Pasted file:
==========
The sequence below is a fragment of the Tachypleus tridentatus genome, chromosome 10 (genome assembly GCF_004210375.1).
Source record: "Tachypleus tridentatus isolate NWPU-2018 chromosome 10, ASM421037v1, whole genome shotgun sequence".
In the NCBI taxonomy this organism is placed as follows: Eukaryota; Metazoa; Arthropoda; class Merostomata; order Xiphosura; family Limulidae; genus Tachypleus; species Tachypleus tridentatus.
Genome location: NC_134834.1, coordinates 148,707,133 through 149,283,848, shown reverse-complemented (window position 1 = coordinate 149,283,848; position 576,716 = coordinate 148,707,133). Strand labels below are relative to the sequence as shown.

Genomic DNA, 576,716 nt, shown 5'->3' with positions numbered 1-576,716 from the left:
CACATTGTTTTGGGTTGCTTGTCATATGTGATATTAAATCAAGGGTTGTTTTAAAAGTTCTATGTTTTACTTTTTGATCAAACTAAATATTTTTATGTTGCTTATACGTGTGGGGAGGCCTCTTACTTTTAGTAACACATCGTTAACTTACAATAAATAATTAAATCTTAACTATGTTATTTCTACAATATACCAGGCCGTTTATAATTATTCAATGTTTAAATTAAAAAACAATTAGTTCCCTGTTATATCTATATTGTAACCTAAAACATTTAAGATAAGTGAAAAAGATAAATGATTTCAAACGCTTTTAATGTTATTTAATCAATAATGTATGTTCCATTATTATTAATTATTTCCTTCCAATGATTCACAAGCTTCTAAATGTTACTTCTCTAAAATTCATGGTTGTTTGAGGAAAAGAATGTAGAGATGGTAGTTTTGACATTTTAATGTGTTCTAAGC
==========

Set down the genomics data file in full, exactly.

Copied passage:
The sequence below is a fragment of the Tachypleus tridentatus genome, chromosome 10 (genome assembly GCF_004210375.1).
Source record: "Tachypleus tridentatus isolate NWPU-2018 chromosome 10, ASM421037v1, whole genome shotgun sequence".
In the NCBI taxonomy this organism is placed as follows: Eukaryota; Metazoa; Arthropoda; class Merostomata; order Xiphosura; family Limulidae; genus Tachypleus; species Tachypleus tridentatus.
Genome location: NC_134834.1, coordinates 148,707,133 through 149,283,848, shown reverse-complemented (window position 1 = coordinate 149,283,848; position 576,716 = coordinate 148,707,133). Strand labels below are relative to the sequence as shown.

Genomic DNA, 576,716 nt, shown 5'->3' with positions numbered 1-576,716 from the left:
CACATTGTTTTGGGTTGCTTGTCATATGTGATATTAAATCAAGGGTTGTTTTAAAAGTTCTATGTTTTACTTTTTGATCAAACTAAATATTTTTATGTTGCTTATACGTGTGGGGAGGCCTCTTACTTTTAGTAACACATCGTTAACTTACAATAAATAATTAAATCTTAACTATGTTATTTCTACAATATACCAGGCCGTTTATAATTATTCAATGTTTAAATTAAAAAACAATTAGTTCCCTGTTATATCTATATTGTAACCTAAAACATTTAAGATAAGTGAAAAAGATAAATGATTTCAAACGCTTTTAATGTTATTTAATCAATAATGTATGTTCCATTATTATTAATTATTTCCTTCCAATGATTCACAAGCTTCTAAATGTTACTTCTCTAAAATTCATGGTTGTTTGAGGAAAAGAATGTAGAGATGGTAGTTTTGACATTTTAATGTGTTCTAAGC